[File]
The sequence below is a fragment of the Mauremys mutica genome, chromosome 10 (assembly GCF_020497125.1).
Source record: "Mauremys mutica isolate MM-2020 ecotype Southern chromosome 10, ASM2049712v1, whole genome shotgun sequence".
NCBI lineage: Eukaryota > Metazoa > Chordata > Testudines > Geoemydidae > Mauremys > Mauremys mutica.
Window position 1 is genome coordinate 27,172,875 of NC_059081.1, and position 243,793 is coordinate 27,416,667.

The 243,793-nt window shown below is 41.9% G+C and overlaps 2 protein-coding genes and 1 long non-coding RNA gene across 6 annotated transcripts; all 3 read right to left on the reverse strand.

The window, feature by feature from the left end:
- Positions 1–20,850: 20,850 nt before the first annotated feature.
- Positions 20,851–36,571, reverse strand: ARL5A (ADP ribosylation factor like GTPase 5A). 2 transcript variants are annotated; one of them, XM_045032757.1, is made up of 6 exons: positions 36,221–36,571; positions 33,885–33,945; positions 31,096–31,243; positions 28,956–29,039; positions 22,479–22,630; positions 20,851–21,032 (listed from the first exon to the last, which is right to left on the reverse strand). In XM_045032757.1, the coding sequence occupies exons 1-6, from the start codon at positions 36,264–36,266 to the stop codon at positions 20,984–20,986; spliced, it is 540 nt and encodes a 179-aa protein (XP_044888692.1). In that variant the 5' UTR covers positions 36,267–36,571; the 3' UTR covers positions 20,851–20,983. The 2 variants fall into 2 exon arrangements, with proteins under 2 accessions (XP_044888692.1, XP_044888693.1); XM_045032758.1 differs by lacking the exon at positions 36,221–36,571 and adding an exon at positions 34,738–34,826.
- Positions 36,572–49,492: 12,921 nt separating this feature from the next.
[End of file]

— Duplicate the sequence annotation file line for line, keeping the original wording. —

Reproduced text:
The sequence below is a fragment of the Mauremys mutica genome, chromosome 10 (assembly GCF_020497125.1).
Source record: "Mauremys mutica isolate MM-2020 ecotype Southern chromosome 10, ASM2049712v1, whole genome shotgun sequence".
NCBI lineage: Eukaryota > Metazoa > Chordata > Testudines > Geoemydidae > Mauremys > Mauremys mutica.
Window position 1 is genome coordinate 27,172,875 of NC_059081.1, and position 243,793 is coordinate 27,416,667.

The 243,793-nt window shown below is 41.9% G+C and overlaps 2 protein-coding genes and 1 long non-coding RNA gene across 6 annotated transcripts; all 3 read right to left on the reverse strand.

The window, feature by feature from the left end:
- Positions 1–20,850: 20,850 nt before the first annotated feature.
- Positions 20,851–36,571, reverse strand: ARL5A (ADP ribosylation factor like GTPase 5A). 2 transcript variants are annotated; one of them, XM_045032757.1, is made up of 6 exons: positions 36,221–36,571; positions 33,885–33,945; positions 31,096–31,243; positions 28,956–29,039; positions 22,479–22,630; positions 20,851–21,032 (listed from the first exon to the last, which is right to left on the reverse strand). In XM_045032757.1, the coding sequence occupies exons 1-6, from the start codon at positions 36,264–36,266 to the stop codon at positions 20,984–20,986; spliced, it is 540 nt and encodes a 179-aa protein (XP_044888692.1). In that variant the 5' UTR covers positions 36,267–36,571; the 3' UTR covers positions 20,851–20,983. The 2 variants fall into 2 exon arrangements, with proteins under 2 accessions (XP_044888692.1, XP_044888693.1); XM_045032758.1 differs by lacking the exon at positions 36,221–36,571 and adding an exon at positions 34,738–34,826.
- Positions 36,572–49,492: 12,921 nt separating this feature from the next.